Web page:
Polyamines pp 437-445 | Cite as

Spermine Synthase Deficiency Resulting in X-Linked Intellectual Disability (Snyder–Robinson Syndrome)

  • Charles E. SchwartzEmail author
  • Xaiojing Wang
  • Roger E. Stevenson
  • Anthony E. Pegg
Part of the Methods in Molecular Biology book series (MIMB, volume 720)


Polyamines, small positively charged molecules, are vital for cell proliferation and differentiation. They are found ubiquitously in eukaryotic cells. Additionally, they interact with a wide range of other molecules and some membrane associated receptors. Polyamines, spermidine and spermine, are synthesized by two aminopropyltransferases, spermidine synthase and spermine synthase. Recently, mutations in the latter enzyme have been shown to be responsible for an X-linked intellectual disability condition known as Snyder–Robinson syndrome. Spermine synthase deficiency is thus far the only known polyamine deficiency syndrome in humans.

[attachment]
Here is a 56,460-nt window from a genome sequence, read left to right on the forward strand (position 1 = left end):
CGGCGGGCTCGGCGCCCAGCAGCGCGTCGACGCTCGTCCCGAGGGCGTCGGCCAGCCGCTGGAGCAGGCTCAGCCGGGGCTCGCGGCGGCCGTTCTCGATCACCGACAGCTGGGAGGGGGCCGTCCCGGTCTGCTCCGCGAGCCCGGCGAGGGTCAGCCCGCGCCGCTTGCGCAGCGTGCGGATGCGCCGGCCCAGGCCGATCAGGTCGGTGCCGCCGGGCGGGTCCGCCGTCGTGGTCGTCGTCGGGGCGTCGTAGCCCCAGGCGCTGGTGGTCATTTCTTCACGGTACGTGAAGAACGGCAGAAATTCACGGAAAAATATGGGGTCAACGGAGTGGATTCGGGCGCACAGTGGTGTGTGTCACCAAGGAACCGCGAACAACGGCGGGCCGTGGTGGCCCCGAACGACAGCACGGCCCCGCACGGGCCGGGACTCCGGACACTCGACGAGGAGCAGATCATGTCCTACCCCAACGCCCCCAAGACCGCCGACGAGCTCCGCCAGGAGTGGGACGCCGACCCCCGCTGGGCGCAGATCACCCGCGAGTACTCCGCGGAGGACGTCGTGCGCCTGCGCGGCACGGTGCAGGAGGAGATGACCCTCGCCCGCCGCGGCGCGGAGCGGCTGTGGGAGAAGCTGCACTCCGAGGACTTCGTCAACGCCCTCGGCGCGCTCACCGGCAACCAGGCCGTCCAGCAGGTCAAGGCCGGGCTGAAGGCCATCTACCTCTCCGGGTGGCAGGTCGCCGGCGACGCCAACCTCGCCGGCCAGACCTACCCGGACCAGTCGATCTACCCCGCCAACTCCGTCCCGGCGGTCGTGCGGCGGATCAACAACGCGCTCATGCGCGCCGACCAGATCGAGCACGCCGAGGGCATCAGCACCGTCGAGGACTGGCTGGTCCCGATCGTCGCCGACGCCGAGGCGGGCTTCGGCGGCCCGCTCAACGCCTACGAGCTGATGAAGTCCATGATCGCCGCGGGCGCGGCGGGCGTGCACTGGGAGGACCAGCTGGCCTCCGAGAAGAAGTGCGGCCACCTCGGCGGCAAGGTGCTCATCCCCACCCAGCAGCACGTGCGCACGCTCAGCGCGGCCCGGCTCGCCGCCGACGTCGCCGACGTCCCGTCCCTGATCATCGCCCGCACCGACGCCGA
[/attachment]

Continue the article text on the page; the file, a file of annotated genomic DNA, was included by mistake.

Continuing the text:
Key words

Spermine Spermine synthase X-linked intellectual disability Snyder–Robinson ­syndrome Polyamine deficiency 


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Copyright information

© Springer Science+Business Media, LLC 2011

Authors and Affiliations

  • Charles E. Schwartz
    • 1
    Email author
  • Xaiojing Wang
    • 2
  • Roger E. Stevenson
    • 1
  • Anthony E. Pegg
    • 3
  1. 1.Greenwood Genetic CenterJ.C. Self Research InstituteGreenwoodUSA
  2. 2.Department of Cellular and Molecular Physiology, Milton S. Hershey Medical CenterPennsylvania State University College of MedicineHersheyUSA
  3. 3.College of Medicine, Milton S. Hershey Medical CenterPennsylvania State UniversityHersheyUSA

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